I like to think I’m in a good position to make a difference. I hope that I challenge them in a way that helps them see their potential, not as writers necessarily but as smart, capable people. In her convocation speech to women at Douglass College in 1977 (published as “Claiming an Education” in The Common Woman and collected in her book Lies, Secrets, and Silence), Adrienne Rich tells students to take their education seriously by “seeking out criticism, recognizing that the most affirming thing anyone can do for you is demand that you push yourself further, show you the range of what you can do.” That’s part of how I define what I do as a mentor, but my students aren’t ambitious writers, hoping for publication, and I know they don’t see me as a fairy godmother, so maybe I’m just a teacher for my students? I’m certainly not a fairy godmother. 

Vida Cross: I never had the expectation that someone would come, like a fairy godmother, and mentor me. I can be shy and introverted so the thought of someone coming to me to do something for me never crossed my mind. However, looking back, and knowing what others have received and knowing, in some cases, what it takes, I can say that I was definitely not mentored in college. As one of several African American students in Knox College’s creative writing department, I do believe that I was seen, heard, and appreciated; however, if mentoring means listened to, steered, and directed, then I was not mentored.

In an article entitled “The Hero Paradox: Junot Díaz and the End of Empowering Our Idols,” Shontel Horne writes:

Not once have I asked a veteran writer to share advice about which common career pitfalls I should avoid, and I’ve never reached out to any of the accomplished journalists, novelists or screenwriters in my circle to gain wisdom that only comes when one dedicates her life to a respective art form. Instead, the writers whose lives and careers that I have come to admire have always served as distant advisors, from whom I’ve chosen to gain insight through the lens of a fan—and always from afar, by reading their work and devouring interviews, podcasts and videos where they discuss their personal journey and creative process.

I understand Shontel Horne’s journey and I have never met her. Yet I lived near and worked with you three, and the mentoring experiences you had seem isolated and sometimes foreign to me.

Rachel Hall: It sounds like Shontel Horne is to you what Wendy Bishop is to Anna or Alice Munro is to me. That is, someone whose work provided mentoring. I’ve been lucky to have in person mentors as well. At Knox, my teachers, in particular Robin Metz, the patriarch of the writing program, provided support and guidance. I had professors who wrote me letters that got me fellowships and into graduate programs, who read my work carefully and found ways to make my voice and vision more clear.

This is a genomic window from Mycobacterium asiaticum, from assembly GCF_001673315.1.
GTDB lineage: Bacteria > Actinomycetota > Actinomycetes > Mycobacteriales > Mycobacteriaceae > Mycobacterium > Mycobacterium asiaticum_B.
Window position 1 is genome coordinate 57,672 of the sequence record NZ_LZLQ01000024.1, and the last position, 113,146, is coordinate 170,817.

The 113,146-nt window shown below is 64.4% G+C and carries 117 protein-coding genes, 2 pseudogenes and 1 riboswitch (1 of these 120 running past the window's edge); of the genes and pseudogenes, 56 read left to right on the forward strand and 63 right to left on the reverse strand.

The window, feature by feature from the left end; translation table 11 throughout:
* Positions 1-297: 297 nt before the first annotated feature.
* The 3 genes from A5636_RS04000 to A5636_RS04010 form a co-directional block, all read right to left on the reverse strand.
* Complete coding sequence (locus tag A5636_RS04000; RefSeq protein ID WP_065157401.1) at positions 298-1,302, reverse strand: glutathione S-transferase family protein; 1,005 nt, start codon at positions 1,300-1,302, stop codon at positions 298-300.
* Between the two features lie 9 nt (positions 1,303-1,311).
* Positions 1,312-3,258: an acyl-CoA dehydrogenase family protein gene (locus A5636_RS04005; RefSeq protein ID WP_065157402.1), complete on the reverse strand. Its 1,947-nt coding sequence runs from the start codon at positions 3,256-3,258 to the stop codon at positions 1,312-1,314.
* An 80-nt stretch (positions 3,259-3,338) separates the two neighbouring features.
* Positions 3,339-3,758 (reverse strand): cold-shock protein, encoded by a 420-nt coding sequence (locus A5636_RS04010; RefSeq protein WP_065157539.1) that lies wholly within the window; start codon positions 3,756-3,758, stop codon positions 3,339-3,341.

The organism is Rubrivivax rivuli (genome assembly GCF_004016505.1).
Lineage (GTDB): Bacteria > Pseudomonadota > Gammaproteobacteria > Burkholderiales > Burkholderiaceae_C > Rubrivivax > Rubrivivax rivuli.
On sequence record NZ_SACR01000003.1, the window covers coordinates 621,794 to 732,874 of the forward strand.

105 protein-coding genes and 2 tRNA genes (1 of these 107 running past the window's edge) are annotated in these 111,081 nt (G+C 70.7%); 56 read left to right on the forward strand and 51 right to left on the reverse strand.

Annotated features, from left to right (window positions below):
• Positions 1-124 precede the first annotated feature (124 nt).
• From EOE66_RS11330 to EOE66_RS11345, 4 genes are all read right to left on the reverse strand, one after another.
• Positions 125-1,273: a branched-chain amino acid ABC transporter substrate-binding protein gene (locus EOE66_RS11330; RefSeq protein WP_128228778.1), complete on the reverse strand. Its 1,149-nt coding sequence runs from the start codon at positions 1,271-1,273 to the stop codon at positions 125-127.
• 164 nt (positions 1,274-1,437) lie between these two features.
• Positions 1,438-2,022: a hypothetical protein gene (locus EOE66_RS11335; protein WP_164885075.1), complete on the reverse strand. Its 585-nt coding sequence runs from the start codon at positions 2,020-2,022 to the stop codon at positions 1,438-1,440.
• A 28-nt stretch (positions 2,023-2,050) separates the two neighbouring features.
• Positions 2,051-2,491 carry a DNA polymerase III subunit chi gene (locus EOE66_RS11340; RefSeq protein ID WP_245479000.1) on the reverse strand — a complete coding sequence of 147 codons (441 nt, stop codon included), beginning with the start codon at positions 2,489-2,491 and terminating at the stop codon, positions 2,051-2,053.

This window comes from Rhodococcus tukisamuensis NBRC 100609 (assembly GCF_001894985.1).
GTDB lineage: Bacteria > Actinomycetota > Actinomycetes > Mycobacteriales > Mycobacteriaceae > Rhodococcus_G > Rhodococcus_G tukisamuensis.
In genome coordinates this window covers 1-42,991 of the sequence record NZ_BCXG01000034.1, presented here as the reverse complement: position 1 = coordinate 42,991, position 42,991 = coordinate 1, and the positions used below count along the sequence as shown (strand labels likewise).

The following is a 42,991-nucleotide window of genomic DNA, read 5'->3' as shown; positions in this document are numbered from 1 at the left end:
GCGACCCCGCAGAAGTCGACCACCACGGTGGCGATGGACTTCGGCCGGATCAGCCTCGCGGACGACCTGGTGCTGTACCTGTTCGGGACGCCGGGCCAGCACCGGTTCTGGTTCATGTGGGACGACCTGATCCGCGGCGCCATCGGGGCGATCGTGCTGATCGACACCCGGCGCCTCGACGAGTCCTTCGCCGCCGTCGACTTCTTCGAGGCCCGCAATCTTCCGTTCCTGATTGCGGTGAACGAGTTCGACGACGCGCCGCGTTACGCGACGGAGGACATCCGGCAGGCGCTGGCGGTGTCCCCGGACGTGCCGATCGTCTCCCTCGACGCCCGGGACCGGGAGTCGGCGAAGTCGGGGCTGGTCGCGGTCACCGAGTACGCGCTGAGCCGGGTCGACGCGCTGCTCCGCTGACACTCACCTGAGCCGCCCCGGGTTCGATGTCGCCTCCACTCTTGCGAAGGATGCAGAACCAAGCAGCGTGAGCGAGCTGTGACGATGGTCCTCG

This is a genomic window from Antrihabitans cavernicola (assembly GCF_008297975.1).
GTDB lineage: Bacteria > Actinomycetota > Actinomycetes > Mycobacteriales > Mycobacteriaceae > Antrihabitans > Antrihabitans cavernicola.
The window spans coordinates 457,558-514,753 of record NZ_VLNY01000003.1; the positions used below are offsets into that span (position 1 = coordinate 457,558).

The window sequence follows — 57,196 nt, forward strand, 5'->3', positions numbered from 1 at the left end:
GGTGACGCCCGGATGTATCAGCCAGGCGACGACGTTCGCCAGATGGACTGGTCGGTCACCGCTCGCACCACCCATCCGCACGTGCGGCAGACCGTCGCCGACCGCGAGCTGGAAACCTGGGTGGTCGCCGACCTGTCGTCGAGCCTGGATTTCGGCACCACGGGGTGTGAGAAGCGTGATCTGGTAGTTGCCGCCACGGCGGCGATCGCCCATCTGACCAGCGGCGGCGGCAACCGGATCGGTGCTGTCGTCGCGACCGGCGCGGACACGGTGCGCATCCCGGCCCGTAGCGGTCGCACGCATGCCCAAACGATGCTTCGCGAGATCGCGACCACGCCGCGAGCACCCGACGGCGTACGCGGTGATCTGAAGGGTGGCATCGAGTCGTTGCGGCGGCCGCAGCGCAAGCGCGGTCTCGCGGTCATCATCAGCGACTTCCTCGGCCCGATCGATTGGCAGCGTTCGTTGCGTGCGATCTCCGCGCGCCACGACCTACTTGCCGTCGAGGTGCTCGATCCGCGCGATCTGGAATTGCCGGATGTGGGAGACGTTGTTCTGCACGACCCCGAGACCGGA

Anna Leahy: Maybe, Vida, you didn’t experience the same level of believed-in as Rachel did, and when we were in college, I wasn’t thinking then that we each might be having very different experiences as young writers. But, of course, race and gender shaped our relationships with each other as writers or with our professors.

Vida Cross: I, too, must say that we had very different experiences that I am just now realizing. However, Robin Metz was a verbal champion for me and my work after I published my book and before he passed away.

Anna Leahy: Having distant advisors—writers whose work you admire—seems a way to chose your mentors by something other than proximity. I like that because of the control it implies, the possibility of pushing through systemic bias. The way Shontel Horne describes mentorship makes it her responsibility to ask, to reach out. That places the onus on the mentee. 

Vida Cross: I do believe that the process of finding a mentor, a person who can be there for you in some capacity, is partially the responsibility of the student/writer. I attended Knox, Iowa State, and then The School of the Art Institute of Chicago’s Master of Fine Arts in Writing Program (SAIC). It was not until I was at SAIC that I found a mentor and began looking for additional mentors: assembling mentors. Calvin Forbes is one of my mentors. I talk with him about the writing process and publishing. He is not a time waster, so I am limited to maybe several times a year. If I call him, our calls never go beyond ten minutes. So, because I have known him as a student writer and now a professional writer, it is my responsibility to understand the depth of his statements.

I found a professor who could impact my writing in the classroom and beyond. My first book was published because Calvin invited me to read with him at the Poetry Center. Someone representing my publisher was in the audience. As an MFA student, I remembered thinking, who will I turn to when I leave here. I chose Calvin because I hoped he would be there as a mentor once I graduated. Not every professor can continue a relationship after you graduate and not every writer can mentor you and also respect you as a peer.

Rachel Hall: While I had professors who believed in my work, I also found, in graduate programs that I’d selected in part because of the faculty there, that some potential mentors—the giants of the program—were busy, distracted, doing their own writing. One such giant, a Pulitzer prize winner, generously agreed to an independent study with me and Mary in my last year in the program. To our disappointment, she read our stories in the thirty minutes before class, her feet, in pink Reeboks, up on her desk. In her discussion of our stories, a character of mine might find herself in Mary’s story, or one of Mary’s characters might wander into one of my stories. We, good girls, never corrected her. And to be clear, we were—even then—old friends, roommates who even one night had the same dream, so maybe our stories were easily confused.